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Distance, velocity & Acceleration

  1. Feb 22, 2012 #1
    taking derivation of distance equation is easy as every body knows.
    differentiating distance we get velocity and differentiating velocity we get acceleration
    but if a bird fly from one tree to another of distance 50m in 3 sec. we can get it's velocity by
    v=s/t but how can we get it's acceleration ?
  2. jcsd
  3. Feb 22, 2012 #2


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    hi otomanb! :smile:
    if v = s/t, then the acceleration is zero :wink:
  4. Feb 22, 2012 #3
    But how ?
  5. Feb 22, 2012 #4


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    In calculating that velocity as "distance divided by time", you are calculating the average velocity, a constant. Since the velocity does not change, there is no acceleration.
  6. Feb 22, 2012 #5
    Only when the function x=f(t) is given, can we use differentiation
  7. Feb 22, 2012 #6
    Try thinking this way: there are many ways that the bird could have flown the 50 meters in 3 seconds. It could have rapidly accelerated to say 17 m/sec and flown the whole way there at that speed, and then quickly slowed down at the end. Or it could have gradually accelerated through the first 25 meters and then gradually slowed during the final 25 meters. Or it could have done a crazy flight speeding up and slowing down repeatedly. So as the others have said, the 50/3 = 16.7 m/sec is just the average, and to find the acceleration you need to know the actual location at each point along the way. (That's azureth's function; f(t)).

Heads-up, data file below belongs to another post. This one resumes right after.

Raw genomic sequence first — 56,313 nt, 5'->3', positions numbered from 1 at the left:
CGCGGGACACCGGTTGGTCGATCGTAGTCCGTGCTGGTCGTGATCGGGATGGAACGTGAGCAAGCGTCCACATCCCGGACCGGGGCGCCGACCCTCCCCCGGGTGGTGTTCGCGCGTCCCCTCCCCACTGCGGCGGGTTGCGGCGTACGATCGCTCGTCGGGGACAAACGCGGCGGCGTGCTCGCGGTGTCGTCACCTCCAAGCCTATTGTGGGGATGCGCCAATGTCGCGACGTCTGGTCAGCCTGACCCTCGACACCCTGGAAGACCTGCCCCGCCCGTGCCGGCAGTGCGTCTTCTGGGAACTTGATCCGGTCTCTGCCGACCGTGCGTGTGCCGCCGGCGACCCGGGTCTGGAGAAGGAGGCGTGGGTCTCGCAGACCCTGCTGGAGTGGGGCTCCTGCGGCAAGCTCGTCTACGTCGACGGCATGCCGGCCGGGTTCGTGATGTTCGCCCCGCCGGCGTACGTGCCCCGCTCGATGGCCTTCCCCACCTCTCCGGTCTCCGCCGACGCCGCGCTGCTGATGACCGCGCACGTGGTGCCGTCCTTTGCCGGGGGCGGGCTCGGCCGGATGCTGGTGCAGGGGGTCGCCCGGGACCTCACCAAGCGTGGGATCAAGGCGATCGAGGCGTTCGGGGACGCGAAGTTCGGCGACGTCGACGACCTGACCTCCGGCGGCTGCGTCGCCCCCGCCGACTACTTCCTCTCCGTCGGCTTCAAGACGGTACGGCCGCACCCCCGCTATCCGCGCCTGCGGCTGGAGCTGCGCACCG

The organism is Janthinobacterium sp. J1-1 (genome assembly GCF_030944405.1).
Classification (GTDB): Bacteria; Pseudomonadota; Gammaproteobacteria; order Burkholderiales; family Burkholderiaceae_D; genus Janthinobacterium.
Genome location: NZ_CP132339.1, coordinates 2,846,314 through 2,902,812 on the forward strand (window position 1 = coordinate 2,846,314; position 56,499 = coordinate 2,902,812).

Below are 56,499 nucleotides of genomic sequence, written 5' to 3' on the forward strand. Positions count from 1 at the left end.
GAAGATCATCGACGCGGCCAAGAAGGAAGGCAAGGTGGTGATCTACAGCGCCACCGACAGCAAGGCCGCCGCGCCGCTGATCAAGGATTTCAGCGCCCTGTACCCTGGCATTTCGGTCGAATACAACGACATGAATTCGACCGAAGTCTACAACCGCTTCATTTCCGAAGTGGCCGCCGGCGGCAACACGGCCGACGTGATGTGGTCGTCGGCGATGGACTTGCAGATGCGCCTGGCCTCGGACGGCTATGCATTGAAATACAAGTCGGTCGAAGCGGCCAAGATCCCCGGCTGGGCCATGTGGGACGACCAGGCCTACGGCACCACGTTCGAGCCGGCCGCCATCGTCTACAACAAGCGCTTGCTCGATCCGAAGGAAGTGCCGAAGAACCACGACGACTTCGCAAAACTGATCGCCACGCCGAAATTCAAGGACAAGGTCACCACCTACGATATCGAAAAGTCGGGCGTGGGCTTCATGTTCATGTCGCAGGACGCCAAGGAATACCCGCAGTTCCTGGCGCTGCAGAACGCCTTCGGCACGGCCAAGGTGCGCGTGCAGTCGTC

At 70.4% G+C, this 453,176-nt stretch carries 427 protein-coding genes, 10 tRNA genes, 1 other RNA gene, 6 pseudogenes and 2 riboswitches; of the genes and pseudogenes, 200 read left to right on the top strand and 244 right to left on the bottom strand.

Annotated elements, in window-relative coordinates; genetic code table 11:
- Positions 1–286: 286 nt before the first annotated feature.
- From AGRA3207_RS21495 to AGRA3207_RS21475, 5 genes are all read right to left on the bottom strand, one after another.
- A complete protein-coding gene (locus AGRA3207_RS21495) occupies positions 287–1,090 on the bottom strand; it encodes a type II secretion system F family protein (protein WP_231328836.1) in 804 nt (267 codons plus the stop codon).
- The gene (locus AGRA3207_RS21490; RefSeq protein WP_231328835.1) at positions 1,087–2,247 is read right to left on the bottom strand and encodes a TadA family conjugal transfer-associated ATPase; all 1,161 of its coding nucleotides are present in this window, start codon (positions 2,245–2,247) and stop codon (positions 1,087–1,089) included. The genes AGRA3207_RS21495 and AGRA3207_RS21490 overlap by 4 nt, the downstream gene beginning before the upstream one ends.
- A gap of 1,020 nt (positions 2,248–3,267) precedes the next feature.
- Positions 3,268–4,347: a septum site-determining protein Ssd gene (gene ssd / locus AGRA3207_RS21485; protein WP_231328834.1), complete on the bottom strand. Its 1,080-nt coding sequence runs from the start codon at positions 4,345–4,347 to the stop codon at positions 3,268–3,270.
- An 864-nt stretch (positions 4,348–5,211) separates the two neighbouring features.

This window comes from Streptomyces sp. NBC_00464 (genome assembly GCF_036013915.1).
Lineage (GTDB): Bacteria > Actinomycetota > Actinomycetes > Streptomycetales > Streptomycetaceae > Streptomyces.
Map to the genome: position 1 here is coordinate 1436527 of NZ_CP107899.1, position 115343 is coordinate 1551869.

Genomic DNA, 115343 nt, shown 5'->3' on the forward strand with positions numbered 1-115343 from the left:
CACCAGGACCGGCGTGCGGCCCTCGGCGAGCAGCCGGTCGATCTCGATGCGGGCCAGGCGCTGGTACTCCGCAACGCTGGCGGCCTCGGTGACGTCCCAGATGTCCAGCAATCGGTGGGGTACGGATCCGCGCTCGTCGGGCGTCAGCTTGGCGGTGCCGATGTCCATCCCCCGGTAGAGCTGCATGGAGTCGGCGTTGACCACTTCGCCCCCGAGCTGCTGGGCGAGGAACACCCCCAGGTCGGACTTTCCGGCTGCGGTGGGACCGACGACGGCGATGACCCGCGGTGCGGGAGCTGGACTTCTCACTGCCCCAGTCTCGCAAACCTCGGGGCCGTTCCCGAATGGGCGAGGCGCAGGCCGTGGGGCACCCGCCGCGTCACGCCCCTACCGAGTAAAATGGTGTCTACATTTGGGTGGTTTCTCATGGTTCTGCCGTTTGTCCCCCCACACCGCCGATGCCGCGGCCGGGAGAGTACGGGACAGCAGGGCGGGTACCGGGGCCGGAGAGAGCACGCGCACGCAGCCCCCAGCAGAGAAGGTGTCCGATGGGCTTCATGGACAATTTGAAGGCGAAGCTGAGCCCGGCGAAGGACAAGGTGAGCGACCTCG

8. Feb 22, 2012 #7
    Because v=s/t gives us the constant value and derivation of constant value gives us ZERO answer.
  9. Feb 22, 2012 #8
    but if i use equation of motion
    it give me some answer like 2.78m/s^2 :confused:
  10. Feb 22, 2012 #9


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    vi = 0, but you don't know vf

    you'll have to use another constant acceleration equation, s = vit + 1/2 at2 :wink:

    btw, is this a rocket-powered bird?

    what makes you think it flies with constant acceleration? :biggrin:
  11. Feb 22, 2012 #10
    not constant acceleration with constant "Velocity" and if velocity is constant acceleration is always ZERO
  12. Feb 22, 2012 #11


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    i'm confused …

    then why did you use a constant acceleration equation? :confused:
  13. Feb 22, 2012 #12
    sorry dont know that it's constant acceleration equation
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